Prior to the Fall, all of Adam's work was geared to glorifying God and enjoying Him forever. By thinking God's thoughts after Him, he was able to comprehend God's laws in nature, and then use these laws to till the soil, and to name (classify) the animals, in Eden. Every labour of his was effectual, since all his work stemmed solely from his desire to conform himself to the Will and Word of God. After the Fall, however, every labour of his was aimed at establishing himself as the law-maker of creation. Instead of seeing nature as a realm ruled by God, Adam now saw it as a realm to be ruled by him. Since nature is ruled directly by God, Adam's attempt to rule nature as his own god and his own law was, in reality, his attempt to rule over God. God, through nature, was now at war with Adam for God could not allow Adam to rule over Him via His creation.

God refused to allow Adam to make the laws that governed the created realm. If Adam was to survive, he had to conform himself, at least in part, to God's laws in nature. In order for Adam to obtain the material necessities of life, he had to think God's thoughts after Rim even when this was against his own will. God's Law, and God's Law alone, made it possible for Adam to labour in harmony with the laws of nature, which in turn produced the material necessities of life necessary for his continuing survival. Just as with Adam, the labours of all men, regardless of whether they are redeemed or lost, can only produce tangible results as they conform themselves to the revealed Law or Word of God. Since the basis for all effectual work is conformity to God's Law, man's call for godly dominion is not a call for work per Se, but for obedience to "every word that proceedetb out of the mouth of the Lord" (Deut. 8:3).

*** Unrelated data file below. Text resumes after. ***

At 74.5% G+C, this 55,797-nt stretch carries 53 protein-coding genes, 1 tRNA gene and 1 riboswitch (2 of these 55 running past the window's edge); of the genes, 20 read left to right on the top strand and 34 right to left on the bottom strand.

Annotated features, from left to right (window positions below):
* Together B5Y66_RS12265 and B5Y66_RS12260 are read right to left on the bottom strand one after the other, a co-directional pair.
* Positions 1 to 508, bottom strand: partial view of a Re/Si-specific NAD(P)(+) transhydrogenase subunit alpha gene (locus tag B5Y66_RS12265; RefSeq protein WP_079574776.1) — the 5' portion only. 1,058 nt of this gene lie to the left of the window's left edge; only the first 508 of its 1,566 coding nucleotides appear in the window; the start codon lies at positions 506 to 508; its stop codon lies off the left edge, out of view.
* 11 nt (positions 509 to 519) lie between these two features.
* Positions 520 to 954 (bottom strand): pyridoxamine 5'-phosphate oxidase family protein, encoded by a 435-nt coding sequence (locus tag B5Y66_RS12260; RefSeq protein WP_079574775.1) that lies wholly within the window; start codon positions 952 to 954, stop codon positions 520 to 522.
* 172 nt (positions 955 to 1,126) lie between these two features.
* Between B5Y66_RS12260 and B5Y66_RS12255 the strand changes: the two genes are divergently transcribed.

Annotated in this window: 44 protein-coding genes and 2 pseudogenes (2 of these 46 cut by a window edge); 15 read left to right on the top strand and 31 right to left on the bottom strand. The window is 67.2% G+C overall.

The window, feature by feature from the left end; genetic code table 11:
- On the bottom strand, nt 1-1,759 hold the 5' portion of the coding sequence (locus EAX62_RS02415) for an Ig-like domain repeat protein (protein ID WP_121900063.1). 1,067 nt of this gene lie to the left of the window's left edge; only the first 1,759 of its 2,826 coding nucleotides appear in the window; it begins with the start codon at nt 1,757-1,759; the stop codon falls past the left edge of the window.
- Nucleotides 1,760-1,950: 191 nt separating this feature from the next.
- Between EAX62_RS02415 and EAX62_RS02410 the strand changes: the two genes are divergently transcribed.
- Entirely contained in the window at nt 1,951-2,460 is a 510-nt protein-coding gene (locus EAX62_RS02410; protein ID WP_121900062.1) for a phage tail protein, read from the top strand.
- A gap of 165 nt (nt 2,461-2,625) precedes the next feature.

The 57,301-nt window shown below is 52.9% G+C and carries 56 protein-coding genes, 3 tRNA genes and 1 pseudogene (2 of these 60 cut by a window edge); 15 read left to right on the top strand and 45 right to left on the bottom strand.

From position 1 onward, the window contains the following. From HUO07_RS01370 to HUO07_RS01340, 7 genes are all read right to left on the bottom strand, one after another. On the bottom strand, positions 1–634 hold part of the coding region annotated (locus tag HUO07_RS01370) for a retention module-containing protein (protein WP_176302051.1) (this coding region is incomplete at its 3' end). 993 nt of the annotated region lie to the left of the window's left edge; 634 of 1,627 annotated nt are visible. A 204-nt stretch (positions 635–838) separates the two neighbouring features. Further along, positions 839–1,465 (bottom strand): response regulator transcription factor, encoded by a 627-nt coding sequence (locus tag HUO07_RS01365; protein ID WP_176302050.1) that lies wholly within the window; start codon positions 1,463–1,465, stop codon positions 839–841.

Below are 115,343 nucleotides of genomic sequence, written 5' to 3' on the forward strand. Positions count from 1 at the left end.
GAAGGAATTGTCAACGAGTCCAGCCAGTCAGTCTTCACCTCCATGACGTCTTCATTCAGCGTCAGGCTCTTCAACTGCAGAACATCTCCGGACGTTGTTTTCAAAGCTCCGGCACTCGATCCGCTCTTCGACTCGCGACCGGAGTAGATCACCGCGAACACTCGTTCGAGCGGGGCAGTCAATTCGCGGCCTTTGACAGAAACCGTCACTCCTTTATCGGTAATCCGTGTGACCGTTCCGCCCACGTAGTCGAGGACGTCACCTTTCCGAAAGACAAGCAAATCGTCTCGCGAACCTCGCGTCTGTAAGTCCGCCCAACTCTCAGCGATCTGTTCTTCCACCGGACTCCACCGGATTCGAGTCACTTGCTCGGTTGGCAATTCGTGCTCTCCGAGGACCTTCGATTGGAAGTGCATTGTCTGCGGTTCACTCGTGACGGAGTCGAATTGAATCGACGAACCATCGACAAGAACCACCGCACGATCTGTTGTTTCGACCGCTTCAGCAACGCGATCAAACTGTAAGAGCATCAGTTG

*Reprinted from: Chalcedon Report, September, 1977, No.145, P.O. Box 158, Vallecito, CA. 95251

"The Rule of Law"
CSSHS • Creation Social Science & Humanities Society • Quarterly Journal

Main Page:  CSSHS Archives